On an update on Terrence Clarke and the timeline for working Oscar Tshiebwe into practice …

“Here’s the thing, Oscar, the thing I loved about him was how hard he worked, how hard he played, how he would make everything an extra effort stuff, and I want him to go against our guys and try and bring some of that out of the guys that we have. Even though we have been playing hard, let’s take it to another level. One rebound, two rebounds, you ready for this? Two less turnovers per game, two more rebounds, a made shot. Where is this all? And so, I want him to add to it and help us and he’s ready to do that. He’s got to go through some other stuff. He won’t practice with us today and he’s not going to travel with us today to go to Missouri, but when we come back, he’ll start and we’ll have some time to bump him in. Again, with Terrence we’re going by the doctors and what they’re telling us.”

On an update on Terrence Clarke and the timeline for working Oscar Tshiebwe into practice …

“Here’s the thing: Oscar, the thing I loved about him was how hard he worked, how hard he played, how he would make everything an extra-effort stuff, and I want him to go against our guys and try and bring some of that out of the guys that we have. Even though we have been playing hard, let’s take it to another level. One rebound. Two rebounds. You ready for this? Two less turnovers per game. Two more rebounds. A made shot. Where is this all? And so, I want him to add to it and help us, and he’s ready to do that. He’s got to go through some other stuff. He won’t practice with us today and he’s not going to travel with us today to go to Missouri, but when we come back, he’ll start and we’ll have some time to bump him in. Again, with Terrence (Clarke), we’re going by the doctors and what they’re telling us.”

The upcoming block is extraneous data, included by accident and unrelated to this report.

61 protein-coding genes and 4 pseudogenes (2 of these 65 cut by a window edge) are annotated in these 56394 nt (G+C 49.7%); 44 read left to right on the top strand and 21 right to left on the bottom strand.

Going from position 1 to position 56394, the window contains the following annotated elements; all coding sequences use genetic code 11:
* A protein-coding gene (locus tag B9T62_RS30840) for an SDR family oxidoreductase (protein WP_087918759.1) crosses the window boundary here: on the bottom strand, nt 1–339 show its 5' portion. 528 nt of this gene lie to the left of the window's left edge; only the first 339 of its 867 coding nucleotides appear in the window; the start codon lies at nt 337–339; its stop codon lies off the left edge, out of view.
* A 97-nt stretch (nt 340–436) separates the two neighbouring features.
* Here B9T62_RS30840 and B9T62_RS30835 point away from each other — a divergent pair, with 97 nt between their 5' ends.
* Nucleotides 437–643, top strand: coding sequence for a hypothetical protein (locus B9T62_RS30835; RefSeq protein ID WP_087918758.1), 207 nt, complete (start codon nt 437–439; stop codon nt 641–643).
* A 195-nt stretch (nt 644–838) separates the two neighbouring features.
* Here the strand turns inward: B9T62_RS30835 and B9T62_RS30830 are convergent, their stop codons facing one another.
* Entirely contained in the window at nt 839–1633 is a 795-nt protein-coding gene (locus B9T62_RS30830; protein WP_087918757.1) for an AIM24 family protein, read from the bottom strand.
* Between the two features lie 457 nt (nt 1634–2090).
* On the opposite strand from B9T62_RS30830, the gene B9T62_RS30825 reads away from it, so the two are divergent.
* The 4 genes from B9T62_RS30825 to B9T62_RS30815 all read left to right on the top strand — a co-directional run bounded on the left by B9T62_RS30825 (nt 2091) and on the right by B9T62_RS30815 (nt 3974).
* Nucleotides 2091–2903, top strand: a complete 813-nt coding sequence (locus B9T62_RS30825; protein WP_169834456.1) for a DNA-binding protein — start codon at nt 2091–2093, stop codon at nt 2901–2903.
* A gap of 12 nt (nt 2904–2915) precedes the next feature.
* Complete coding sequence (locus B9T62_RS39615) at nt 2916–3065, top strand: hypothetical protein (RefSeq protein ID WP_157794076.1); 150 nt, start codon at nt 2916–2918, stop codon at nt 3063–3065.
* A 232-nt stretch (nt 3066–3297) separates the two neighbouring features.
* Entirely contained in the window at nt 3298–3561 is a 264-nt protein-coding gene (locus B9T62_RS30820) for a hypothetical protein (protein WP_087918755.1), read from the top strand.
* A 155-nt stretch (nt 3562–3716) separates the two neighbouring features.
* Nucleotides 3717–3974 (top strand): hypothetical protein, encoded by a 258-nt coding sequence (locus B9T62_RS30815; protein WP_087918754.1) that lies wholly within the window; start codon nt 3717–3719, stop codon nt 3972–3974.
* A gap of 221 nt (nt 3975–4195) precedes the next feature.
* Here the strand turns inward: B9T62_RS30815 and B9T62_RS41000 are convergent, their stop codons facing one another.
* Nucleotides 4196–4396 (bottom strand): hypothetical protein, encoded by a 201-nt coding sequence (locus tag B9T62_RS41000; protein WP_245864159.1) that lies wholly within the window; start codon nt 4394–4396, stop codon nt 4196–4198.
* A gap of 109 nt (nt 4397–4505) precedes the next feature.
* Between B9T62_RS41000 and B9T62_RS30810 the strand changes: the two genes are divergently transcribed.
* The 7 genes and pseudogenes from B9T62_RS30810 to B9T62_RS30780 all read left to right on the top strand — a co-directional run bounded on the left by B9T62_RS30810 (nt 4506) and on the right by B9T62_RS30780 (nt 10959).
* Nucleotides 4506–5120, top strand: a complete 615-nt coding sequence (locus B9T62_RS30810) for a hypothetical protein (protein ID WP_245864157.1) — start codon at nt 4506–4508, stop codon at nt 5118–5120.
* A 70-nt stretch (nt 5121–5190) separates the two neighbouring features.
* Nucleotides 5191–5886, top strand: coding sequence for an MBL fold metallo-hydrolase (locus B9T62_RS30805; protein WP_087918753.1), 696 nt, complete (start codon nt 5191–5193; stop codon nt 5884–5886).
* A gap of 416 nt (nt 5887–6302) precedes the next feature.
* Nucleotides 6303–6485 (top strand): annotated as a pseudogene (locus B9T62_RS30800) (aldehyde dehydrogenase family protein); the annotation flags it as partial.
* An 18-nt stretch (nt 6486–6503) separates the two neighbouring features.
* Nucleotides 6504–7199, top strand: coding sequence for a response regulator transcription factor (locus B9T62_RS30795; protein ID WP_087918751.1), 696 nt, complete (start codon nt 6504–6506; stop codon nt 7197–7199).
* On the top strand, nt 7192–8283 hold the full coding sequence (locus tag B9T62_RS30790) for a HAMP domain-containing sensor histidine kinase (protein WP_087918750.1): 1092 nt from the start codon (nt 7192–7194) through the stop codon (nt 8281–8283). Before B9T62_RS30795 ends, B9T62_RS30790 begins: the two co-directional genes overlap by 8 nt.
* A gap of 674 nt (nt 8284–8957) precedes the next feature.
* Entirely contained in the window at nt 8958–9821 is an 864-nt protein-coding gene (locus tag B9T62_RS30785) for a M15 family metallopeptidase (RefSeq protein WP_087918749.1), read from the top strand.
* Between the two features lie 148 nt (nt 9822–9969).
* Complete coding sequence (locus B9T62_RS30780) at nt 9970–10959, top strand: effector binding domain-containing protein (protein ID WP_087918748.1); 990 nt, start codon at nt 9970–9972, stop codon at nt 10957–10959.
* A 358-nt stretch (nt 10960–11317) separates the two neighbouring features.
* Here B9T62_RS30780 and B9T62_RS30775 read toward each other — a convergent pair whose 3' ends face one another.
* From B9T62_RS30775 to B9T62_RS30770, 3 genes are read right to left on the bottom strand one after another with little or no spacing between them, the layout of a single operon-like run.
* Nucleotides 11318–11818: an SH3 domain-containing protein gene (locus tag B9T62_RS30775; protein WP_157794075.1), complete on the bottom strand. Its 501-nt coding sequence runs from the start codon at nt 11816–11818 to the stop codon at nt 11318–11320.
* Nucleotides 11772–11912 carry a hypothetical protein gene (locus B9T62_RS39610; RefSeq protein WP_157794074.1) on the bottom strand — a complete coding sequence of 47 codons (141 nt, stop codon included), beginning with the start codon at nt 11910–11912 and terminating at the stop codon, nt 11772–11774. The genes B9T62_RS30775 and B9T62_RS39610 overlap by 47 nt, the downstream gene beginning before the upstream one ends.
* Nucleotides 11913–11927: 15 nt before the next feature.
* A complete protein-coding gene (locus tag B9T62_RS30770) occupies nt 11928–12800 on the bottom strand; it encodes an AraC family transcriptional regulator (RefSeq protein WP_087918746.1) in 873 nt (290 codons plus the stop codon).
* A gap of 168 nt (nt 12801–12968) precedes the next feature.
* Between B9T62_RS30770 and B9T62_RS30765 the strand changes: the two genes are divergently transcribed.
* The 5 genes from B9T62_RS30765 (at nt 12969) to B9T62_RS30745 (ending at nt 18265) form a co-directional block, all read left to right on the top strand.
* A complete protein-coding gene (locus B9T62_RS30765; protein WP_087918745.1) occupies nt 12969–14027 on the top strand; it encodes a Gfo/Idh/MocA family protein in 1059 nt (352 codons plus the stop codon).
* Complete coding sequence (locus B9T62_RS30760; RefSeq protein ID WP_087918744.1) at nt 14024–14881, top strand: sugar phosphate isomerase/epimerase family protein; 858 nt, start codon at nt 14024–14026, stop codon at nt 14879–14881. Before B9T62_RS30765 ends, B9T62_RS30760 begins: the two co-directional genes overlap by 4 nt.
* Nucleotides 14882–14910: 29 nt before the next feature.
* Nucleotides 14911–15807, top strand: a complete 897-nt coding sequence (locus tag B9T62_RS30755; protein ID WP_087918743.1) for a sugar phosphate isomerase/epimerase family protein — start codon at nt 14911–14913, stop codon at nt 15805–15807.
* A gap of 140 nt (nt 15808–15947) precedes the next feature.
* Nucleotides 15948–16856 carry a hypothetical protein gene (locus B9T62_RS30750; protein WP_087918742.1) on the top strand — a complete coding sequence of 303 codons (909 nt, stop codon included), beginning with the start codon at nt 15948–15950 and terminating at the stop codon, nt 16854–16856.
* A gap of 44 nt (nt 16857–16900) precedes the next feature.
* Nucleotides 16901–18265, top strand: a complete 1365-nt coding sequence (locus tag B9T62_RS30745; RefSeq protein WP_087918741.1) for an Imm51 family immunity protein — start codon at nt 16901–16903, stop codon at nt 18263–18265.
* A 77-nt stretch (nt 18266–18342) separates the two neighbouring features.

Lance Ware

On what it will take for Kentucky to win at Missouri …

“Well, we’re just going to need to continue to play hard like we have been doing. Coach has been changing some things up in practice for the offensive end. So, just apply everything he’s been telling us in practice yesterday and then the stuff he’s going to go over today, and just really emphasize that and bring that into the game. I think that we should be OK if we just lock in and, you know, do what we have to do.”

On what the players were able to do during the shutdown …

“We got in the gym a little bit, obviously not as a team. More individuals and stuff like that, conditioning and stuff. We all took the time off and kind of used it as a refresh and, you know, got our minds right. It gave us some time even though we were still working out. It wasn’t practice. It wasn’t a two-hour long practice. So, we kind of like got to decompress and just kind of refocus on the main goal and what we need to do to play and obviously win games.”

On how the break benefited the team mentally …

“I mean, we’ve been here for a while. We’ve been like practicing, practicing, practicing. So, if anybody just gets a few days off to just, you know, relax it’s helpful. We had two days, I think. It helped. Guys came into practice yesterday, energetic, fresh, bouncing and just happy. When you take something away that we’re used to I was like, ‘Wow, we don’t have any practice today. I’m so used to practicing.’ So, it gave us kind of like an excitement to get back out on the court.”

On the team’s goals for the remainder of the season …

“I mean, just keep on getting better. That’s the same thing we said at the beginning of the season. I mean your goal should never change whether you win or you lose. They’re goals for a reason, so if you just keep on changing them, it’s never a goal. The same goals that we had set on day one are the same goals that we’re still looking forward to having now.”

On Riley Welch and what he adds to the team …

“Riley is super smart. I mean, Cal always uses him for examples and asks him a lot of questions. He always gets the answer right. So, anything that you can learn from Riley on the basketball side is good just because, like you said, he’s been around and he knows exactly what he’s talking about. Even during the game, if you go up to ask him something he’ll tell you what you need to do or what he thinks you should be doing better. So, Riley is huge for this team because he’s a coach that’s not a coach.”

On what he’s working on to improve offensively …

“Honestly, I’m just trying to get more comfortable. Left-hand, right-hand jump hooks. Nothing too major. Just trying to work on my face-up game, work on some moves that I do when I get to the middle of the court. Just simple stuff.”

On Missouri’s Jeremiah Tilmon …

“I mean, he’s a challenge, but I’m going to do and all of the big guys are going to do what we’ve been doing: playing defense, playing hard, rebounding, blocking shots. So, no matter who we play, we kind of keep the same approach.”